trade in textiles-holding the chinese juggernaut in check
Since 1974, international trade in textiles has been governed by a system of quotas known as the
Multi-Fiber Agreement (MFA). Designed to protect textile producers in developed nations from
foreign competition, the MFA assigned countries quotas that specified the amount of textiles
they could export. The quotas restrained textile exports from some countries, such as China, but
in other cases created a textile industry that might not have existed. Countries such as
Bangladesh, Sri Lanka, and Cambodia were able to take advantage of favorable quota allocations
to build significant textile industries that generated substantial exports. In 2003, textiles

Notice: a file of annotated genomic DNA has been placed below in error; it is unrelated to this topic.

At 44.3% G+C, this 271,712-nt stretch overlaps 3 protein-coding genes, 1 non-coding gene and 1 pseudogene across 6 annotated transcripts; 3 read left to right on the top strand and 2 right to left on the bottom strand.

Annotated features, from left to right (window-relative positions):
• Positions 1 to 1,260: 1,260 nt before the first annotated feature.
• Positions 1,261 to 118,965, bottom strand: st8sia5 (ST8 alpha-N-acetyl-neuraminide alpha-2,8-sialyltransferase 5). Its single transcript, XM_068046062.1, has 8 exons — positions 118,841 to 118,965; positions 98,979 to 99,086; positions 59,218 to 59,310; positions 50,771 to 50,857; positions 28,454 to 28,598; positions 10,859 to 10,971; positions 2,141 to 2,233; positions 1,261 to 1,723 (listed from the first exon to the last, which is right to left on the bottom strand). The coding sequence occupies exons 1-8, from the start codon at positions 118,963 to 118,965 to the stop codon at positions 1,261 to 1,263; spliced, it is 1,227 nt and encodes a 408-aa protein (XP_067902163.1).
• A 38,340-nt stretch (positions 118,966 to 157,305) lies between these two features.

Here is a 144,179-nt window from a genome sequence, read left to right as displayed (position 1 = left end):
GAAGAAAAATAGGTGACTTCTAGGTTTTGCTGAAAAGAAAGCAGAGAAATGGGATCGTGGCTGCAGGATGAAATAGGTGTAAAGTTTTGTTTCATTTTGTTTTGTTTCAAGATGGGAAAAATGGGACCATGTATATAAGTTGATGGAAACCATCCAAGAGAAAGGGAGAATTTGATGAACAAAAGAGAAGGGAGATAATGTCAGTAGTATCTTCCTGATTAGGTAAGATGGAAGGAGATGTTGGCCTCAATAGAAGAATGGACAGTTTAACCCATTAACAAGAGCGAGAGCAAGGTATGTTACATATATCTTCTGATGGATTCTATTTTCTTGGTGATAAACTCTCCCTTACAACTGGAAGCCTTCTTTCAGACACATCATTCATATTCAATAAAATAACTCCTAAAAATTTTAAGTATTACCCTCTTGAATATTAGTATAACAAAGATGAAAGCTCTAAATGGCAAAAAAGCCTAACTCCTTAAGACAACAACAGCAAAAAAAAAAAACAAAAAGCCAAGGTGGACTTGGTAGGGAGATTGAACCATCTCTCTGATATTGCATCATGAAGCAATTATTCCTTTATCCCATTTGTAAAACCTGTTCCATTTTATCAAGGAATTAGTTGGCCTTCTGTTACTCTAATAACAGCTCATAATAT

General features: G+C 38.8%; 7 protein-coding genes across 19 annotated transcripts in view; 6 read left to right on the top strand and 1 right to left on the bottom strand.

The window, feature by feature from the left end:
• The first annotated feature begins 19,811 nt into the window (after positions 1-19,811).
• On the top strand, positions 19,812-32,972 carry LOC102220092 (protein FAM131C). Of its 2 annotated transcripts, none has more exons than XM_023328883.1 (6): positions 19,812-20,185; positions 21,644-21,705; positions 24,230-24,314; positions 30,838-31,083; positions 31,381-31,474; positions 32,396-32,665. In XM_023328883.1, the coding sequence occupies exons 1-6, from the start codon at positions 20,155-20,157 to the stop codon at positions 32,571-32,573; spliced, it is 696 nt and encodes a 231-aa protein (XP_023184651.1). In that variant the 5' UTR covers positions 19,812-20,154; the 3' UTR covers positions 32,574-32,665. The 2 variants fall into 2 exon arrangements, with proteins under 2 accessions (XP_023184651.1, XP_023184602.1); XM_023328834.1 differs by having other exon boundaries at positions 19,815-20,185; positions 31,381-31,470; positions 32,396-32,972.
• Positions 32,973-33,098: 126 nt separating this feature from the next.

accounted for more than 70 percent of exports from Bangladesh and Cambodia and 50 percent of
those from Sri Lanka.
This is now changing. When the World Trade Organization was created in 1995, member
countries agreed to let the MFA expire on December 31, 2004. At the time, many textile
exporters in the developing world expected to gain from the elimination of the quota system.
What they did not anticipate, however, was that China would join the WTO in 2001 and that
Chinese textile exports would surge. By 2003, China was making 17 percent of the world's
textiles, but this may only be a start. The WTO forecasts that China's share may rise to 50
percent by 2007 as the country's producers take advantage of the removal of quotas to expand
their exports to the United States and European Union, displacing exports from many other
developing nations. China's gains are due to its comparative advantage in the manufacture of
textiles. Not only does the country benefit from low wages and a productive labor force, but
China's huge factories also enable its producers to attain economies of scale unimaginable in
most developing nations. Also, the country's good infrastructure ensures quick...